As a Master's project, I am designing a simple operating system. It is being designed to run in 16-bit Real Mode on an x86 architecture. Ideally, I would like to develop this OS in C++, and only using assembly where necessary. Thus far, I have a boot loader written in assembly, that loads a kernel that is a mix of C++ and asm. My question is in regards to using C++. As of now, it has compiled and can run, but I have not used any dynamic memory allocation.

If I were using C, it would make sense to write malloc functions that would handle memory allocation, but in C++ the new keyword is used. So...

How does 'new' work behind the scenes to allocate memory, and how would I go about handling this?

And as a corollary...

Does it make sense to try to use C++ to take advantage of its higher level abstactions? Or would it be more of a headache to use it and should I stick with C?

Please provide rationale if you believe that C++ would not be a good choice.

4 Answers 4


The new keyword hands off the actual allocation to operator new, which behaves rather similar to malloc: it gets memory from somewhere. The compiler will then do all the constructor magic. Therefore, the C++ compiler will expect the C++ runtime lib (or your code) to provide an implementation of operator new.

It certainly makes sense to use C++ for certain abstractions. There's no reason why an OS should roll its own std::list<>. Exceptions are far more troublesome. In between there's a gradient from useful to useless stuff. std::complex ? It works perfectly, but why would you need it?


Many of the advantages of C++ over C have nothing to do with runtime support, and in those cases there's really no difference between code written in C and code written in C++. Templates, for example, don't do anything at runtime. They do nothing you couldn't do with a lot of extra typing. C++ is a very reasonable language to write operating systems in, since it provides low-level access when you need it, combined with higher-level abstractions than C when you don't need to focus on the bit-twiddling.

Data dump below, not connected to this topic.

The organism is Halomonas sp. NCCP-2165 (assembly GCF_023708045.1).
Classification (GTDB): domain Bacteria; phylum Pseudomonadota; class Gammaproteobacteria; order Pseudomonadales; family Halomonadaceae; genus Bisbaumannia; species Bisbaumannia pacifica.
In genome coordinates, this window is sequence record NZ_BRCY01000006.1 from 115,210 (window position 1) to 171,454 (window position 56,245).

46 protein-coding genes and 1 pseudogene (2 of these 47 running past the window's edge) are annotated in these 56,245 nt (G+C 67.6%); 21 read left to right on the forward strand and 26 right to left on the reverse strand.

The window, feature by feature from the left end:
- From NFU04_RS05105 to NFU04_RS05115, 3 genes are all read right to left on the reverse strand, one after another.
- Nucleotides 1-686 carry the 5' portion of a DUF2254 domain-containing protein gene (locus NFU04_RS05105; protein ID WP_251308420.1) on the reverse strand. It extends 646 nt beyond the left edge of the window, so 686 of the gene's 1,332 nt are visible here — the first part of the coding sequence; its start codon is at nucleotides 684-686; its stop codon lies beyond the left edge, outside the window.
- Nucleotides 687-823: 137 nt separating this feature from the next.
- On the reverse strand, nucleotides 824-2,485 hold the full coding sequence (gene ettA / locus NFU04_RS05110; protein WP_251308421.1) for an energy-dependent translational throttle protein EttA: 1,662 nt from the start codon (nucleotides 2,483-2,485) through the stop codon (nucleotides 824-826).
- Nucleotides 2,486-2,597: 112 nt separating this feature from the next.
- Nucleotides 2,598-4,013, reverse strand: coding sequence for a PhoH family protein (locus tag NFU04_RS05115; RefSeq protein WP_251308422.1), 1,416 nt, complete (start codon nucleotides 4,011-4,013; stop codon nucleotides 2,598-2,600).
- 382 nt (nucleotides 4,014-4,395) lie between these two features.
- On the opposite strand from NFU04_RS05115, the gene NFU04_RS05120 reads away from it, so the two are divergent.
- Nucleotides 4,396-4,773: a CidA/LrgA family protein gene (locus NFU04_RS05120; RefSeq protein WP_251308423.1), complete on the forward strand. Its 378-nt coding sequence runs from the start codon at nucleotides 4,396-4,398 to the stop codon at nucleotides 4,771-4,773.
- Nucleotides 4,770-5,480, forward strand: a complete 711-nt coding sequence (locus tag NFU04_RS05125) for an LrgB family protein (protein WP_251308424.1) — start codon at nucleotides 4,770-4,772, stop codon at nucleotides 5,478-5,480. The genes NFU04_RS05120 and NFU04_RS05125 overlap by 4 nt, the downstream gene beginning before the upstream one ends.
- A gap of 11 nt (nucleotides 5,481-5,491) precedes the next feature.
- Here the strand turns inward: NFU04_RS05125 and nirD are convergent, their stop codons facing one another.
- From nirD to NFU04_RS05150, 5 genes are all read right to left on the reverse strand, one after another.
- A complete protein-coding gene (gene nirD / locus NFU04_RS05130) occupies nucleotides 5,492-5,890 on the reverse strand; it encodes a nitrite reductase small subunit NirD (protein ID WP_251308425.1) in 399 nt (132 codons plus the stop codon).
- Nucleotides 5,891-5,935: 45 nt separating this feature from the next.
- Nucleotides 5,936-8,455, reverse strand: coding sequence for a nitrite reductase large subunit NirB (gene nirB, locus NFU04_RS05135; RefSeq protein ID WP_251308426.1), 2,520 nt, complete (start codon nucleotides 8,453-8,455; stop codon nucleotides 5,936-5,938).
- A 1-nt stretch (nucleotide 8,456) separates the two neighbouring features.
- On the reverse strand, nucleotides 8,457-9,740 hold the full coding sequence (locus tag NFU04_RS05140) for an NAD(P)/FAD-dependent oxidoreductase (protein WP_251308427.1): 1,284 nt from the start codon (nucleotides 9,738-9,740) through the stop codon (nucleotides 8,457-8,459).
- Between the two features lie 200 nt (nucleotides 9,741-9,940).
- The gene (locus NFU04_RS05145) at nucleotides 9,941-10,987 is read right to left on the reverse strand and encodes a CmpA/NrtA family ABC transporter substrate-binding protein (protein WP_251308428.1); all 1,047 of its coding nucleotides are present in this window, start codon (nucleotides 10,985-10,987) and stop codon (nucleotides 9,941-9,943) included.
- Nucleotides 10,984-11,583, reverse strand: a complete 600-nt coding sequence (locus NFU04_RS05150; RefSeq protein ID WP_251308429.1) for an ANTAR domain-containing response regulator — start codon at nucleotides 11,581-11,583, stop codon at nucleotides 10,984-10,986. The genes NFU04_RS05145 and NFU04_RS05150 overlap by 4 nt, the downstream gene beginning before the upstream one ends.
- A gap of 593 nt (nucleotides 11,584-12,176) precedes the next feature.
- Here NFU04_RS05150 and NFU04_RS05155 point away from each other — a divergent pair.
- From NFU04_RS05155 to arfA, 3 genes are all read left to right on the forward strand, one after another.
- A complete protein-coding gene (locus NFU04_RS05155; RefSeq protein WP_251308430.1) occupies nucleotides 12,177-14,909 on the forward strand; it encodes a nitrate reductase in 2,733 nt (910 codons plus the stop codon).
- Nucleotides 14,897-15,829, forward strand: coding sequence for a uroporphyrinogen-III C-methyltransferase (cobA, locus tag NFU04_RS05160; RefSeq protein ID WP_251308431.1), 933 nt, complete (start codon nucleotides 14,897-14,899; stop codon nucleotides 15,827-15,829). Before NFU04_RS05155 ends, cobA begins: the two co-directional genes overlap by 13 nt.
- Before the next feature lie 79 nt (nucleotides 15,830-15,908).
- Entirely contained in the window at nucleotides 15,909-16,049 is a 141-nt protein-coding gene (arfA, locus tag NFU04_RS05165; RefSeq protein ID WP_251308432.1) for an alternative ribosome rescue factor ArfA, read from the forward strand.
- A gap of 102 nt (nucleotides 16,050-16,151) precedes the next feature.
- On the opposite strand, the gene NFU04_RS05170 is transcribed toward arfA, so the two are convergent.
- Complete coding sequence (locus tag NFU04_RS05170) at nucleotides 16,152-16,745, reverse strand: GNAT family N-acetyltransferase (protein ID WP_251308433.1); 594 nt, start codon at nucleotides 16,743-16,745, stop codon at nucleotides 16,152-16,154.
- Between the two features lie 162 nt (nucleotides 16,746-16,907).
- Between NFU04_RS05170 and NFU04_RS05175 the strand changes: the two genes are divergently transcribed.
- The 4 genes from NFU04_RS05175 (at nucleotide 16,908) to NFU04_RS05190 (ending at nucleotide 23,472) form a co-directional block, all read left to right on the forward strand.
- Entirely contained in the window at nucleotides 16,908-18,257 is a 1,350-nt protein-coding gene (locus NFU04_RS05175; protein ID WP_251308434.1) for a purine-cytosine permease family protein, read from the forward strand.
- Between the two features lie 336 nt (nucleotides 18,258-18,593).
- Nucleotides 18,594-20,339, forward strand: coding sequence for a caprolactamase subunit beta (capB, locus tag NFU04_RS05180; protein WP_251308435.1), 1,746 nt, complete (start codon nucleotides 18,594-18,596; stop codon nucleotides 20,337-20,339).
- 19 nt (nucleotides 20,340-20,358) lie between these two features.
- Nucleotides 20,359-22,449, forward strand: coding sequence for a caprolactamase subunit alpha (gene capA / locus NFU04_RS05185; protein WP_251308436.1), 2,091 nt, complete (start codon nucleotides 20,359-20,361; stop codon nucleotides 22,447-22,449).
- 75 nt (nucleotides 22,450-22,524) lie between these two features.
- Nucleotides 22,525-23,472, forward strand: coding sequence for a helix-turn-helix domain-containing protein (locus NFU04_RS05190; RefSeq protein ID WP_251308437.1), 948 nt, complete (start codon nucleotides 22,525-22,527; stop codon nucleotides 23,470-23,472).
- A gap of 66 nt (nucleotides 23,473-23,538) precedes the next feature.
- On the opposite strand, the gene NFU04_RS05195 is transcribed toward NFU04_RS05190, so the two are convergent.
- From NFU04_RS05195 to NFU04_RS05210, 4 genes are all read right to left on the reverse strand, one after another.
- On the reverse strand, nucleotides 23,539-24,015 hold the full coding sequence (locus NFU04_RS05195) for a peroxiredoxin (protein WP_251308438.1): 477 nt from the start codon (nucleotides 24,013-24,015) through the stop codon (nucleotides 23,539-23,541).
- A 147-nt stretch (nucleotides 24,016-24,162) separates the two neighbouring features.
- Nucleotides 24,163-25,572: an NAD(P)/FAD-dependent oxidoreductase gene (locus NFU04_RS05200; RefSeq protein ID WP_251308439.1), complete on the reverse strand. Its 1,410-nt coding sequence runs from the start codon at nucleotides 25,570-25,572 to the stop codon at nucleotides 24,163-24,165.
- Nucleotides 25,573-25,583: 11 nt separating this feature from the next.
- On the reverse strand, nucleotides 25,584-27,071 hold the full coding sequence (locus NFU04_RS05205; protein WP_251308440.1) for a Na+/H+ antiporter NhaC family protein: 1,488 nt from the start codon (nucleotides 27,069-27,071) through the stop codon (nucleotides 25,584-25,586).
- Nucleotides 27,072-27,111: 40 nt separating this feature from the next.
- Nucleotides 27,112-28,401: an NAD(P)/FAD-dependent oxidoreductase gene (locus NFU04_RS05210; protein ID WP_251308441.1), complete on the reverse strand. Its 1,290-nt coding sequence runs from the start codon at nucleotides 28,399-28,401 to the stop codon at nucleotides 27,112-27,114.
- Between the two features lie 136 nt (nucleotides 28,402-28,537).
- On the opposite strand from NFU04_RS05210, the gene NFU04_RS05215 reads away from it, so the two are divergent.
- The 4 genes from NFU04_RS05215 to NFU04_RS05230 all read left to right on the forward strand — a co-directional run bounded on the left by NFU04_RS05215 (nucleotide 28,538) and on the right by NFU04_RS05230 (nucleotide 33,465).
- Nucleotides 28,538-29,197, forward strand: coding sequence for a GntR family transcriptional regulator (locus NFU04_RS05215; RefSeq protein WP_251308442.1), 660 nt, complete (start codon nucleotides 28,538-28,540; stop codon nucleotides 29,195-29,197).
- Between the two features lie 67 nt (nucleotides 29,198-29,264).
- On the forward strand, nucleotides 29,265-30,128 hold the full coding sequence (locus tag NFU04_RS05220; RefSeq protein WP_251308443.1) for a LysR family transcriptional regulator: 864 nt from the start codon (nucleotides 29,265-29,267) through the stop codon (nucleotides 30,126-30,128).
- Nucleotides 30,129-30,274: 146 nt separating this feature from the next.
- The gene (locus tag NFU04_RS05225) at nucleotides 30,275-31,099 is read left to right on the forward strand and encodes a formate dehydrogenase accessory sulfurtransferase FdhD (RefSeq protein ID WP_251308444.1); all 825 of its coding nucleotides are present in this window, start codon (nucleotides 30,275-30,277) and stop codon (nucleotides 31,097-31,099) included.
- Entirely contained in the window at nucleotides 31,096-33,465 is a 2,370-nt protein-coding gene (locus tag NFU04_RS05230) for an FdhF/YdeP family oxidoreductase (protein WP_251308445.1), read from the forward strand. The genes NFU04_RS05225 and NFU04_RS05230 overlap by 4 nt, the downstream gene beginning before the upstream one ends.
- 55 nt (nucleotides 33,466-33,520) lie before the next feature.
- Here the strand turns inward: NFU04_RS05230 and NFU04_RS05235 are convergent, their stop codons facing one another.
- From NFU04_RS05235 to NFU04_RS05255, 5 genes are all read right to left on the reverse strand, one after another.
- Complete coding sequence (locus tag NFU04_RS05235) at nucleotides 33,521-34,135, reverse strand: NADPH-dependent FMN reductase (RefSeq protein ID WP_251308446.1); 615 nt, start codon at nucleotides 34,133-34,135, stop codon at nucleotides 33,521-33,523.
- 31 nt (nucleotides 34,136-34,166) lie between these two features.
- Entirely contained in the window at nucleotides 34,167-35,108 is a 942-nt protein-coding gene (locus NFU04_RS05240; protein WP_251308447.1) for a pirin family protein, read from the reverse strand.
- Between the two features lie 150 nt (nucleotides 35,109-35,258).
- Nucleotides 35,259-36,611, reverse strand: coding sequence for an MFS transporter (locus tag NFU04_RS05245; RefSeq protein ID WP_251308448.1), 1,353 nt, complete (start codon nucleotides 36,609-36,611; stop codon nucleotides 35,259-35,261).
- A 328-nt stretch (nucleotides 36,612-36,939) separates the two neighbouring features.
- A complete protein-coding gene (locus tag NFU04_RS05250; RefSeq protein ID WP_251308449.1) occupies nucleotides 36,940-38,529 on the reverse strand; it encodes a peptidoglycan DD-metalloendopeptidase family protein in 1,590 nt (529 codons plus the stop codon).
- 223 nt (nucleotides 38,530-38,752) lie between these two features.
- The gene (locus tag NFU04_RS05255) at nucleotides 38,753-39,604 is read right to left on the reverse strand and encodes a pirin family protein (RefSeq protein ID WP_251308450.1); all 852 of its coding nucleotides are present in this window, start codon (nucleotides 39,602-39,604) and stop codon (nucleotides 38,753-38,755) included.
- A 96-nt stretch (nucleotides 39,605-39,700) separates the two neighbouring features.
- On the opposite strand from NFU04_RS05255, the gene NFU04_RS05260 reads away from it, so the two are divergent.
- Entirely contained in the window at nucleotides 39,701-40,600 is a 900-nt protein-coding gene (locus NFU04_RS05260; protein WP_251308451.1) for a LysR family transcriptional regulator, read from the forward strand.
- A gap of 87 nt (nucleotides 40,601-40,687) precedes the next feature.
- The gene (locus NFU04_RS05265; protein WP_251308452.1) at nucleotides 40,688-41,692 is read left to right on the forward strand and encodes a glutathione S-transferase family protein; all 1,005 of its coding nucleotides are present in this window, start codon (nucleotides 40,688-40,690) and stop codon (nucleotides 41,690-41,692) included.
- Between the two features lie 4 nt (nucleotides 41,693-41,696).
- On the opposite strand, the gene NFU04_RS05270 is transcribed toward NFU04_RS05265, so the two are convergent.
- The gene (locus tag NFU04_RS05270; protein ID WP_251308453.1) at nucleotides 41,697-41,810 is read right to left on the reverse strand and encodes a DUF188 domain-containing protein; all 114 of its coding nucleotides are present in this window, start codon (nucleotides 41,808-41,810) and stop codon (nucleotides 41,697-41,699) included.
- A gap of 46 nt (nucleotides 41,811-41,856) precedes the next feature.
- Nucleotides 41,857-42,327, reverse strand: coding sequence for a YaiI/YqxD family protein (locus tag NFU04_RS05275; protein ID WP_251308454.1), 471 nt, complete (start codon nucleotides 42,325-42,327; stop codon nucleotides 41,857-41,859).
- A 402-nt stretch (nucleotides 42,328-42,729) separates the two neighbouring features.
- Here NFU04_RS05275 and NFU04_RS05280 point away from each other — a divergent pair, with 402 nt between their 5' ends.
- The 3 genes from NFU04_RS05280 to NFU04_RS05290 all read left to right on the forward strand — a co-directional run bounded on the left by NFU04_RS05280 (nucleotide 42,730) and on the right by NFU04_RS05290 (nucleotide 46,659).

new does two things: it gets memory from somewhere, and it runs any necessary constructors. In getting the memory, it's no different from malloc.


Perhaps it would be reasonable to give a rough idea of the code that's normally generated for a new expression. It's generated by the compiler, but if you were implementing it as a function, it would look something like this:

template <class T>
T *new_object() { 
    void *raw_data = ::operator new(sizeof(T));
    return new(raw_data) T;

If you care about how new works, the (nearly) inevitable follow-up is how delete works:

template <class T>
void delete_object(T const *object) { 
    ::operator delete(object);

As others have already pointed out, ::operator new and ::operator delete are pretty basic memory allocators. For example, on a Unix-like system they'd probably call something like brk or sbrk to allocate large chunks of memory, and then hand out smaller chunks from those big blocks. In your own OS, you still probably want some sort of analog to sbrk and such -- something that starts with essentially all memory as "free", and allocates pieces of memory as needed. Given that you're working in real mode, that'll probably be fairly simple -- given the small amount of memory available, a practical design nearly needs to emphasize small size over elaborate algorithms.


Most operating systems are written in C I think. On the other hand it's a master's project so do something different and interesting.

  • 1
    Most large operating systems were initially written before C++ was available. That limited the choice. :-)
    – Bo Persson
    Commented May 23, 2011 at 17:34
  • 2
    sometimes I think downvotes are contagious.
    – Kevin
    Commented May 23, 2011 at 21:42

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